In his book, Toyota Production System (Toyota Production Method in the original Japanese) Taiichi Ohno said:
“The tool used to operate the system is kanban, an idea I got from American supermarkets… A supermarket is where a customer can get (1) what is needed, (2) at the time needed, (3) in the amount needed…the supermarket is a place where we buy according to need… From the supermarket we got the idea of viewing the earlier process in a production line as a kind of store.” (pp. 25 and 26)
This is repeated in Jeffrey Liker’s book The Toyota Way and in many other books.
Supermarkets were a self-service approach to retail sales that did not exist in Japan in the early 1950s. It was an innovation in retail sales because food shopping (and other types of retail shopping) was conducted face-to-face, with the assistance of a shopkeeper or sales associates. Taiichi Ohno saw the merit in self-service for the following process (customer) to withdraw from the preceding process (supplier), what was needed, in the quantity needed, when it was needed.
Toyota’s online description of its 75 year history contains a different explanation of the origin of the supermarket method:
“The supermarket method was introduced [in Toyota] based on hints obtained from a report on a Lockheed aircraft plant in the United States in an industry publication in the spring of 1954. According to the article, by using the supermarket method to assemble jet bombers, expenses were reduced by $250,000 annually and 60,000 square feet of storage space could be used for other purposes.”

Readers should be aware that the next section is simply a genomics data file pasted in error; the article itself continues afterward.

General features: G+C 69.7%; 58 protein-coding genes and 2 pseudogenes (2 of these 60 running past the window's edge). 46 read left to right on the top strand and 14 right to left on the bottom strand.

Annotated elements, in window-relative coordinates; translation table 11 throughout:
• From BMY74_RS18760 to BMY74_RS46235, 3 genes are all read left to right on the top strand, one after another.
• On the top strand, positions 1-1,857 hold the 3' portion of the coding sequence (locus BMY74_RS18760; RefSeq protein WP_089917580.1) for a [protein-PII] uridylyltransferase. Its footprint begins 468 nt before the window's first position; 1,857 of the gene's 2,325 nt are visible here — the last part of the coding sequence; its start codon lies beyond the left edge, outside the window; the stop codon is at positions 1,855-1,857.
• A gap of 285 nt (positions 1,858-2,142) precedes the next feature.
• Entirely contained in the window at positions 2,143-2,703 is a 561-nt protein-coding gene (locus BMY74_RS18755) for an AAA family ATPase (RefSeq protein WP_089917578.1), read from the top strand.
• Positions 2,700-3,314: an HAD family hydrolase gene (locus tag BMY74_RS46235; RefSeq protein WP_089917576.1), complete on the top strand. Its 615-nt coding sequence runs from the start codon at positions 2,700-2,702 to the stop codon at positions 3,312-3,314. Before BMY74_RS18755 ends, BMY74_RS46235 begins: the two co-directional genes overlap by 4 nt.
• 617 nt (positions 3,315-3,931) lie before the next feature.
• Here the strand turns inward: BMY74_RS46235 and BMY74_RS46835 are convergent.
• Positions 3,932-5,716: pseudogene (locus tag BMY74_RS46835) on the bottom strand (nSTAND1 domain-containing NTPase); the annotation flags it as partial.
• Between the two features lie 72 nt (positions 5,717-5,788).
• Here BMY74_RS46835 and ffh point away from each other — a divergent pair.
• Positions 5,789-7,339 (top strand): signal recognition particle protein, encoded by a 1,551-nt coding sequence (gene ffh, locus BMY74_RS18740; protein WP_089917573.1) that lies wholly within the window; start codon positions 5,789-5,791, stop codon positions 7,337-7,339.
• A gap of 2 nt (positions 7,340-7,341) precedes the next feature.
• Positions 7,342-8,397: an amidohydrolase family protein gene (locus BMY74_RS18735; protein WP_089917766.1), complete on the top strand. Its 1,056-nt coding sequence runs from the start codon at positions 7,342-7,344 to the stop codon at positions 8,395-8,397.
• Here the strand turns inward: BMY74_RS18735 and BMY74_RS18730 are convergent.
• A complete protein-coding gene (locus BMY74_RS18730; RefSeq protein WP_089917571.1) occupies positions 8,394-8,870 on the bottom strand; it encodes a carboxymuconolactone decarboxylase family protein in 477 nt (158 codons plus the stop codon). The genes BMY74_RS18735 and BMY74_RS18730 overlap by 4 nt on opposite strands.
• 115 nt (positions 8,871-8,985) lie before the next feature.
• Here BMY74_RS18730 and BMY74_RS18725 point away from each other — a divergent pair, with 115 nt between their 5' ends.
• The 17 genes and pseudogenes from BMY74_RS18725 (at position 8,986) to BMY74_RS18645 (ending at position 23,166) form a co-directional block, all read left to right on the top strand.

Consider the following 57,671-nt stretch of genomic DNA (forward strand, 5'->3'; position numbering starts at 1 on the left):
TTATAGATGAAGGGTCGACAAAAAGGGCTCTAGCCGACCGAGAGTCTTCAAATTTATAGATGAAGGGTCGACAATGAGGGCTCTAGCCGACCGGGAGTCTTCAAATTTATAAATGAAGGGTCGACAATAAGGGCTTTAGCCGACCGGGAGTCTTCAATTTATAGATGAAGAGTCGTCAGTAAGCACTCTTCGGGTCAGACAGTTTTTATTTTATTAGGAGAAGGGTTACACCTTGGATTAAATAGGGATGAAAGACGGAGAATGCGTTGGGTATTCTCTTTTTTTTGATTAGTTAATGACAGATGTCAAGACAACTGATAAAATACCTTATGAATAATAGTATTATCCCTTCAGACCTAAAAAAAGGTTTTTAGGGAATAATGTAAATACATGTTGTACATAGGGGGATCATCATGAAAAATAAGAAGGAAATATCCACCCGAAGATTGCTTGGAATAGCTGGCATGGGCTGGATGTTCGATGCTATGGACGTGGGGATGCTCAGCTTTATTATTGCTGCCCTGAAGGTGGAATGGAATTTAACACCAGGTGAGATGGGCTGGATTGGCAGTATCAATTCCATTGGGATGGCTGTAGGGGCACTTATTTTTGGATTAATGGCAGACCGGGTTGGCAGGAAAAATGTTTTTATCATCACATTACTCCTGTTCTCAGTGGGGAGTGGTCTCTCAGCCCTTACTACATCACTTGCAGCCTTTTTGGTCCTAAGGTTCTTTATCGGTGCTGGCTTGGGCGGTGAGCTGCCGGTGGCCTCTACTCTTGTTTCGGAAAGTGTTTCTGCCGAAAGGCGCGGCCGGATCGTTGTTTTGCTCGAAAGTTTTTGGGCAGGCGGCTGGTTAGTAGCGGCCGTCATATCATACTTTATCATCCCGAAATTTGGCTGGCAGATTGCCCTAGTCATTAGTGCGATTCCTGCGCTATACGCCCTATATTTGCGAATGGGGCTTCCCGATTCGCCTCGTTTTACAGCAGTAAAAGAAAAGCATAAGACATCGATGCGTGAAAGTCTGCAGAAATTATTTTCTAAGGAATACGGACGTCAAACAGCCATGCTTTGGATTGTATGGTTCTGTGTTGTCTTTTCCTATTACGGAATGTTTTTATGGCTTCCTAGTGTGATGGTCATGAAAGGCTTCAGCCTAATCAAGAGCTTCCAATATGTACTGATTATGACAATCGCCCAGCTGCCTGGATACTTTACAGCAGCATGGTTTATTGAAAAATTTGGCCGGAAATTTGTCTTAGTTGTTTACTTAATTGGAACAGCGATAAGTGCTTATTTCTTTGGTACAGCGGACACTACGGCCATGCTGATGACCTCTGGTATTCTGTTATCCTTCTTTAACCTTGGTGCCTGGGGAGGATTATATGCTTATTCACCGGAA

Which story is true? Perhaps both. It is impossible to know for sure.
As a historian of progressive management, I have questioned Ohno-san’s story about supermarkets in my writings (see my Foreword in Principles of Mass and Flow Production, 2009). I have long thought Kiichiro Toyoda’s story about how he got the idea for Just-in-Time was not likely to actually be the case. Toyoda-san and Ohno-san claim to have been heavily influenced by Henry Ford, though it is likely with respect to Ford’s business philosophy and hard-earned success rather than his production methods. The better influence for Toyoda-san and Ohno-san was Morris Motors in the U.K. I also have had questions about influences for the development and introduction of automatic transfer machines at Toyota.
I, along with others who have closely followed Toyota, have heard stories from former Toyota people about how Ohno-san did not want to make it easy for people to understand and copy TPS, and therefore obscured the origins of some of its tools and methods, as well as how they were actually used in practice. That makes sense because TPS clearly offers great competitive advantage to those who practice it well and get better and better over time. Ohno-san knew that better than anyone else.
The sources of influence of Toyota’s tools and methods, whether fact or fiction, are nearly irrelevant. What is relevant – and for which Ohno-san and his disciples, and Kiichiro Toyoda and Toyota Motor Corporation deserve our deepest respect – is that they created a new, comprehensive management method for competitive buyers’ markets. They did it live and in real-time to the core activities of a cash-generating business, not as a side project, and it has endured and improved over generations of leaders. This is an incredible accomplishment.
Leaders whose organizations serve buyers’ markets should adopt Toyota’s management method for the benefit of customers and for the long-term survival of the business. Those who choose to remain wedded to the sellers’ market batch-and-queue management method invite myriad of uncorrectable problems and repetitive failures. That’s no way to lead.